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Capacity building in marine protected areas and connectivity in the Mesoamerican barrier reef system: larval fish recruitment

Malca, Estrella | Vásquez Yeomans, Lourdes [autor/a] | González, Claudio [autor/a] | Gudiel Corona, Víctor [autor/a] | Sosa Cordero, Eloy [autor/a] | Carrillo Bibriezca, Laura Elena [autor/a] | González, María José [autor/a].
Tipo de material: Artículo
 en línea Artículo en línea Otro título: Fomento de capacidades en áreas marinas protegidas dentro del arrecife Mesoamericano reclutamiento de larvas de peces [Título paralelo] | Renforcement des capacités dans les aires marines protégées et de la connectivité dans le système de barrière de corail Mésoaméricaine recrutement de larves de poisson [Título paralelo].Tema(s): Larvas de peces | Dinámica de la población | Zoogeografía | Taxonomía animal | Reservas y parques marinosTema(s) en inglés: Fishes Larvae | Population dynamics | Zoogeography | Animal taxonomy | Marine parks and reservesDescriptor(es) geográficos: Sistema Arrecifal Mesoamericano Nota de acceso: Acceso en línea sin restricciones En: Gulf and Caribbean Fisheries Institute. Proceedings of the Gulf and Caribbean Fisheries Institute. número 67 (2014), páginas 277-283. --ISSN: 2152-9140Número de sistema: 2036Resumen:
Inglés

The Mesoamerican reef (MAR) connects Mexico, Belize, Guatemala, and Honduras. The MAR shares a rich cultural heritage and ecological resources amongst its people. Although crucial resources such as reef health and fisheries have declined steadily, the region depends on ecotourism and fisheries to thrive. In this region, multiple marine protected areas (MPAs) have been established as a conservation strategy, yet little is known about trends in recruitment of reef fishes into these MPAs. Monitoring recruitment is fundamental but difficult in remote areas, thus local capacity-building is the first step to assess reef fish recruitment. An innovative capacity and research effort was carried out in 10 MPAs during the new moon in September 2013, February 2014 and August 2014 to assess the arrival of juvenile fishes into MPAs. First, training was provided to enhance local expertise during capacity workshops in May 2010, and March 2012. Collection efforts utilized water column collectors deployed overnight for at least 5 days at each site, and were sampled in the morning. 947 fish were captured during three simultaneous collection efforts from 23 families, and at least 48 species have been identified. Active recruitment into MPAs was documented, as most fish were post-larvae to early juveniles with pelagic dispersal strategies. The most abundant families were jacks, wrasses, filefishes, and pufferfishes. Jacks were represent-ed by six species; the most abundant was the Atlantic bumper (Chloroscombrus chrysurus). Results of the first three connectivity exercises were successful with widespread participation and improved capacity among neighbor countries. As a result of our capacity building efforts, additional exercises have been incorporated by managers to increase activities related to connectivity research to support conservation and management of reef fishes in the Mesoamerican Region.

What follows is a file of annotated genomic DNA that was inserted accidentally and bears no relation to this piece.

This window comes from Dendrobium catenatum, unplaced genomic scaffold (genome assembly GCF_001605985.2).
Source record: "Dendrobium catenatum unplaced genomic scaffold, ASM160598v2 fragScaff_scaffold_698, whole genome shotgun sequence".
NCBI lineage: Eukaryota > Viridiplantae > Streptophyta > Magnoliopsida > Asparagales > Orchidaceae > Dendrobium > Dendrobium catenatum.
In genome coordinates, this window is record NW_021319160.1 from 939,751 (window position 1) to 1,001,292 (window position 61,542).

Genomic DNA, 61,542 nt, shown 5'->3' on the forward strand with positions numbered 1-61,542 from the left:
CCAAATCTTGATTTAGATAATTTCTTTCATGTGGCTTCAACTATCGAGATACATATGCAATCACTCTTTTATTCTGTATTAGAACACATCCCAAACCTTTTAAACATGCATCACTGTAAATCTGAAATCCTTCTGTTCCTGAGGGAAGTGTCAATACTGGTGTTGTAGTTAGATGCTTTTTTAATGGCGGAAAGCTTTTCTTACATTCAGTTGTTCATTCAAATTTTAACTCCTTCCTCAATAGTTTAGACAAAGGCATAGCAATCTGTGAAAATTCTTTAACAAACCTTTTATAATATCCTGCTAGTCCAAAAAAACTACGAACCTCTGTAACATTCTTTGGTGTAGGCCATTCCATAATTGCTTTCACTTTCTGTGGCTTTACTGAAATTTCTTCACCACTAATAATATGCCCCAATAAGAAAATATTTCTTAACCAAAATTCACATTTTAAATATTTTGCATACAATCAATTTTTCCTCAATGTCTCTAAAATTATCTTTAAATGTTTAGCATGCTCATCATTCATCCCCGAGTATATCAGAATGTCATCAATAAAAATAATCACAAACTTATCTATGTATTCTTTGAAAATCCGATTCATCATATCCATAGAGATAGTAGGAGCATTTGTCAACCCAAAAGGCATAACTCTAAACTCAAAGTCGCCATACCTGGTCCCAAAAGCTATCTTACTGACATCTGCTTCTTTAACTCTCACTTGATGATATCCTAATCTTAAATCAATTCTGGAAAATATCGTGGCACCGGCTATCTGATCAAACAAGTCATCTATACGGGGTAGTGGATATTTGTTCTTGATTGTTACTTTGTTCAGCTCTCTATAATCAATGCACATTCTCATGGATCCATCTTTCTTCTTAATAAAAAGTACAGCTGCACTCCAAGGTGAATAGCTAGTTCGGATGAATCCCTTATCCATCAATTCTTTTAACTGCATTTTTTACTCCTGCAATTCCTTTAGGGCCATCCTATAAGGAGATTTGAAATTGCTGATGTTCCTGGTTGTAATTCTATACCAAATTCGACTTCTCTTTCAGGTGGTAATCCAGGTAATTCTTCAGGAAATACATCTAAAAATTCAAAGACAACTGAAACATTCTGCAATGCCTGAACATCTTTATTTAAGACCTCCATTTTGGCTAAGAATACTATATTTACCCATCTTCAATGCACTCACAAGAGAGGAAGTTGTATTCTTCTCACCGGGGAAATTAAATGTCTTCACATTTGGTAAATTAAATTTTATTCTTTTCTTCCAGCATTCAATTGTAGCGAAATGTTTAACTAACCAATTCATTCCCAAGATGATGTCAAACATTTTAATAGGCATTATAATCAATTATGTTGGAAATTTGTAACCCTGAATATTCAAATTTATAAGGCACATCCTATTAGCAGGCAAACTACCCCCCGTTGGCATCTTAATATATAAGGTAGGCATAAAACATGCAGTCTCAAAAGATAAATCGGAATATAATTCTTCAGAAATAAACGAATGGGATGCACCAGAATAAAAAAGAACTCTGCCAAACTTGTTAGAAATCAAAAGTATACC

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Acceso en línea sin restricciones

The Mesoamerican reef (MAR) connects Mexico, Belize, Guatemala, and Honduras. The MAR shares a rich cultural heritage and ecological resources amongst its people. Although crucial resources such as reef health and fisheries have declined steadily, the region depends on ecotourism and fisheries to thrive. In this region, multiple marine protected areas (MPAs) have been established as a conservation strategy, yet little is known about trends in recruitment of reef fishes into these MPAs. Monitoring recruitment is fundamental but difficult in remote areas, thus local capacity-building is the first step to assess reef fish recruitment. An innovative capacity and research effort was carried out in 10 MPAs during the new moon in September 2013, February 2014 and August 2014 to assess the arrival of juvenile fishes into MPAs. First, training was provided to enhance local expertise during capacity workshops in May 2010, and March 2012. Collection efforts utilized water column collectors deployed overnight for at least 5 days at each site, and were sampled in the morning. 947 fish were captured during three simultaneous collection efforts from 23 families, and at least 48 species have been identified. Active recruitment into MPAs was documented, as most fish were post-larvae to early juveniles with pelagic dispersal strategies. The most abundant families were jacks, wrasses, filefishes, and pufferfishes. Jacks were represent-ed by six species; the most abundant was the Atlantic bumper (Chloroscombrus chrysurus). Results of the first three connectivity exercises were successful with widespread participation and improved capacity among neighbor countries. As a result of our capacity building efforts, additional exercises have been incorporated by managers to increase activities related to connectivity research to support conservation and management of reef fishes in the Mesoamerican Region. eng

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